- Delivery delays are a major cause of schedule setbacks. Check the lead time and ensure that it’s booked way in advance.
Dry Fit - 5 days
With your kitchen already delivered, your kitchen fitter can get to work fitting cabinets and countertops, sinks and installing your new appliances.
When comparing kitchens, the pre-assembled kitchen will be quicker to install. You could save on fitting costs and time.
Templating - 1 day
Templating only applies for certain types of worktops. When you’re dealing with very expensive countertop materials like granite or quartz, templating by an expert is necessary to make sure your measurements are perfect. Normal laminate worktops don’t need templating and can be installed by your kitchen fitter.
2 Most Likely Things to Delay Week Three
- Kitchens arrive unassembled or flat packed. Build this into your time frame in advance. Draws and larder units take a disproportionate amount of time to assemble.
- The fitter damaging something on assembly. It's worth getting an experienced fitter to minimise this risk.
Paint - 4 days
The final paint job should involve one or two coats, depending on how many were applied before kitchen installation. This phase can take some time, especially if you have intricate woodwork that needs preparation before paint.
Worktop Install - 1 day
If you can, schedule a break in the middle of your paint phase for worktop install. The installation is likely to cause some scuffs and minor damage to the walls, so having your painter finish the job after the install will ensure a clean finish.
Plumbing 2nd Fix - 1 day
With your worktop put in and your second coat of paint under way, you can have your plumber come in to connect the sink and appliances. He should test everything to make sure it’s in working order and check for any leaks.
Before you schedule your plumber to come in during your final paint phase, check with both tradesmen to make sure they’re okay with this arrangement. They should be able to work around each other no problem, but communication is key so they know what to expect and can plan accordingly.
Electrical 2nd Fix - 1 day
Once your plumber is finished, your electrician is good to carry out his 2nd fix the next day. They will connect all the light fixtures and install outlet faceplates, making sure to test everything before they leave. Your electrician should come in after painting is done to avoid any paint mess on newly fitted sockets.
If your plumber finishes his 2nd fix quickly, and your painter is done, you can schedule your electrician to come in later that same day.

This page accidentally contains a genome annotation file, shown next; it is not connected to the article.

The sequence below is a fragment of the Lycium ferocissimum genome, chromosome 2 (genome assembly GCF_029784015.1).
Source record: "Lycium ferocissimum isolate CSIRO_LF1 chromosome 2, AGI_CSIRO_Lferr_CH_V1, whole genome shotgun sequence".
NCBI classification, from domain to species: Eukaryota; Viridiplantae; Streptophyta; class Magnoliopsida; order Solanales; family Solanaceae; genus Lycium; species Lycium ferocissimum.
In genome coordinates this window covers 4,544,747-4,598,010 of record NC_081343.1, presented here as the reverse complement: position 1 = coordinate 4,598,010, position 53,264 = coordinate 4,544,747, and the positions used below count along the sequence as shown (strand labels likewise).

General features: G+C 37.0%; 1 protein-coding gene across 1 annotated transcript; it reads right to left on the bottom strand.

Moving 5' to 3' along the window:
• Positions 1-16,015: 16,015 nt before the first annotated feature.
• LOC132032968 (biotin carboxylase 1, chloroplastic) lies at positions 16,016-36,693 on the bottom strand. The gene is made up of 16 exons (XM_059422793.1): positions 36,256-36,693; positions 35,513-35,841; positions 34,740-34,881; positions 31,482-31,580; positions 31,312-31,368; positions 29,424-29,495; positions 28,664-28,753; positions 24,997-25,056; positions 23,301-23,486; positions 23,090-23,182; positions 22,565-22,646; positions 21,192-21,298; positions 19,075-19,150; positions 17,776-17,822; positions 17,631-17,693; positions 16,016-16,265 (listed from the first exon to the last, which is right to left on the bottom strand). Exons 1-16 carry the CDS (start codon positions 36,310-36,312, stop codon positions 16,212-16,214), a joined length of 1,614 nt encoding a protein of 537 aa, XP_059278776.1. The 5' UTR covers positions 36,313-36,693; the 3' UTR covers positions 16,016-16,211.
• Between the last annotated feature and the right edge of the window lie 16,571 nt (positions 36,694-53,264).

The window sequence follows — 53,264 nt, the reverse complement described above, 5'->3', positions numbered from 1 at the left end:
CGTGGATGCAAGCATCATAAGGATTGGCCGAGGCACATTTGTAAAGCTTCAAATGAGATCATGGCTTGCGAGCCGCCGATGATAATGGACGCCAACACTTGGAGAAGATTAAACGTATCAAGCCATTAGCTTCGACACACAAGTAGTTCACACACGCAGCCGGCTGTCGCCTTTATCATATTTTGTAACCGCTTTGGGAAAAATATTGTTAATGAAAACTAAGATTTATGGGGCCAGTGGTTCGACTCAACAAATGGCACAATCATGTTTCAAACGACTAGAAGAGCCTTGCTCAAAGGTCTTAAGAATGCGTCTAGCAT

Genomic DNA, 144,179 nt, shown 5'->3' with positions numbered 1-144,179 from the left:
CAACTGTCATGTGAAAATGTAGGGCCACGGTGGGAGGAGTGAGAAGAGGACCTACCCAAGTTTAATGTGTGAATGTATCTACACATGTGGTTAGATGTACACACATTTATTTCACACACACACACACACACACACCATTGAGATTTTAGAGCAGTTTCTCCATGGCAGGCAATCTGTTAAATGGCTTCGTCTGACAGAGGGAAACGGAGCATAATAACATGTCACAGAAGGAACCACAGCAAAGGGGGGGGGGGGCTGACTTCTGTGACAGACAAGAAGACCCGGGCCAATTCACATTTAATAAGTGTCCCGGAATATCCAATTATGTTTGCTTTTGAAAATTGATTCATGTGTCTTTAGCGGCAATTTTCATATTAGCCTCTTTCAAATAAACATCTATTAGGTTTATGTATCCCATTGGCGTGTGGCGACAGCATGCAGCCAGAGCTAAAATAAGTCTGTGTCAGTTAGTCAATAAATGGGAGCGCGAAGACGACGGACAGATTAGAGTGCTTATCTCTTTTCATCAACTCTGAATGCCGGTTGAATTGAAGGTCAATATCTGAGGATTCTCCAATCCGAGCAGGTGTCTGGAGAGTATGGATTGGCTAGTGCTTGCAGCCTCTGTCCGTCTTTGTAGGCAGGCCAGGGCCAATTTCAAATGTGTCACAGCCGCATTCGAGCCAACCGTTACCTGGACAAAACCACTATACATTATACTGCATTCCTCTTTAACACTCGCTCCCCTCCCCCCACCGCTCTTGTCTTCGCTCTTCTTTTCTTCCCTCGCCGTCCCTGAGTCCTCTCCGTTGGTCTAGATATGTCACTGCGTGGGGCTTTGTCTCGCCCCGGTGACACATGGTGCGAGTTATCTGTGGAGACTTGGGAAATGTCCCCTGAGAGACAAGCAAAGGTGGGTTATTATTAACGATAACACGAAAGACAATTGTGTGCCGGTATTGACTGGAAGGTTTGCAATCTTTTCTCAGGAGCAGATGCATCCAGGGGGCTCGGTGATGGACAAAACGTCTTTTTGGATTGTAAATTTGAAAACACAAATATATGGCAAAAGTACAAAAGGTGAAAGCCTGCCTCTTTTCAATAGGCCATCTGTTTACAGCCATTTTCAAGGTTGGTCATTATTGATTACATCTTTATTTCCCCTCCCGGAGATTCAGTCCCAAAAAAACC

Snags - 1 day
Once all the work is completed, any small issues like defects or minor damages (aka snags) can be taken care of. These are usually cosmetic flaws, like a scratch or a small crack, or bits that may have been missed, like a screw missing or cover not fitted. These issues shouldn't take long to fix.
2 Most Likely Things to Delay Week Four
- The painter makes a mess on the new kitchen parts. Ensure your painter takes the appropriate measures to fully protect the new kitchen before painting begins. This is why we suggest mist coating before installing the kitchen remodel parts.
- Worktop installation can sometimes cause damage to the walls which will require repair.
If all goes according to plan, these should have been taken care of in week 4. However, if your snagging list is long, and your minor snags don’t look so minor, you won’t be able to finish on time.
Why might your snags be bigger problems?
Could be cheap materials or equipment, but it’s usually poor workmanship.
The best way to avoid having to extend your renovation into week 5 is to make sure you...
Full kitchen renovation in 4 weeks… is this really possible?
Of course, when remodeling a kitchen there are a lot of things that could go wrong and extend your project time frame. A complex design may take a long time to finish or require more trades. Planning your own kitchen remodel can be like walking through a minefield of possible delays.
But a kitchen renovation doesn’t have to drag on and on. It doesn’t have to be filled with roadblocks and schedule conflicts.
It can actually be… smooth. It helps to have a project manager who knows who to hire, when to schedule each trade and how to swiftly deal with unforeseen challenges along the way.
Send us a quick message and we can help you carry out your full kitchen renovation, sticking to the schedule without compromising on quality or finish.
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A full kitchen renovation in just 4 weeks? Yes. Your remodel doesn't have to drag on and on. It can actually be... smooth. Find out how to keep your project on our 4 week timeline.